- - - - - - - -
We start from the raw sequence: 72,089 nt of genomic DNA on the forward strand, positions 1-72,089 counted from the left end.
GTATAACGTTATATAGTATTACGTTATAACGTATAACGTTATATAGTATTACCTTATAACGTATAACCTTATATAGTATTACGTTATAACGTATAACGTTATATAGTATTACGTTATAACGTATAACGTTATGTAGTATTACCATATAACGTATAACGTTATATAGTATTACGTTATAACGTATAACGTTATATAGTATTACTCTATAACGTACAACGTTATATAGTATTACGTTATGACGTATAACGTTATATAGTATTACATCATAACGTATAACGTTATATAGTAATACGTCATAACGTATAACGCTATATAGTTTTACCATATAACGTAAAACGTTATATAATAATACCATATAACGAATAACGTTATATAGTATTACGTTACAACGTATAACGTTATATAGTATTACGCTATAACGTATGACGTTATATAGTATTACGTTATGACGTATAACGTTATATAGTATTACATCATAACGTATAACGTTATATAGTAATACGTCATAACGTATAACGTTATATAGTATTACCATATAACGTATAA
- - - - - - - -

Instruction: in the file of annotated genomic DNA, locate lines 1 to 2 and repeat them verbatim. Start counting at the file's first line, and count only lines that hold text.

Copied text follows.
We start from the raw sequence: 72,089 nt of genomic DNA on the forward strand, positions 1-72,089 counted from the left end.
GTATAACGTTATATAGTATTACGTTATAACGTATAACGTTATATAGTATTACCTTATAACGTATAACCTTATATAGTATTACGTTATAACGTATAACGTTATATAGTATTACGTTATAACGTATAACGTTATGTAGTATTACCATATAACGTATAACGTTATATAGTATTACGTTATAACGTATAACGTTATATAGTATTACTCTATAACGTACAACGTTATATAGTATTACGTTATGACGTATAACGTTATATAGTATTACATCATAACGTATAACGTTATATAGTAATACGTCATAACGTATAACGCTATATAGTTTTACCATATAACGTAAAACGTTATATAATAATACCATATAACGAATAACGTTATATAGTATTACGTTACAACGTATAACGTTATATAGTATTACGCTATAACGTATGACGTTATATAGTATTACGTTATGACGTATAACGTTATATAGTATTACATCATAACGTATAACGTTATATAGTAATACGTCATAACGTATAACGTTATATAGTATTACCATATAACGTATAA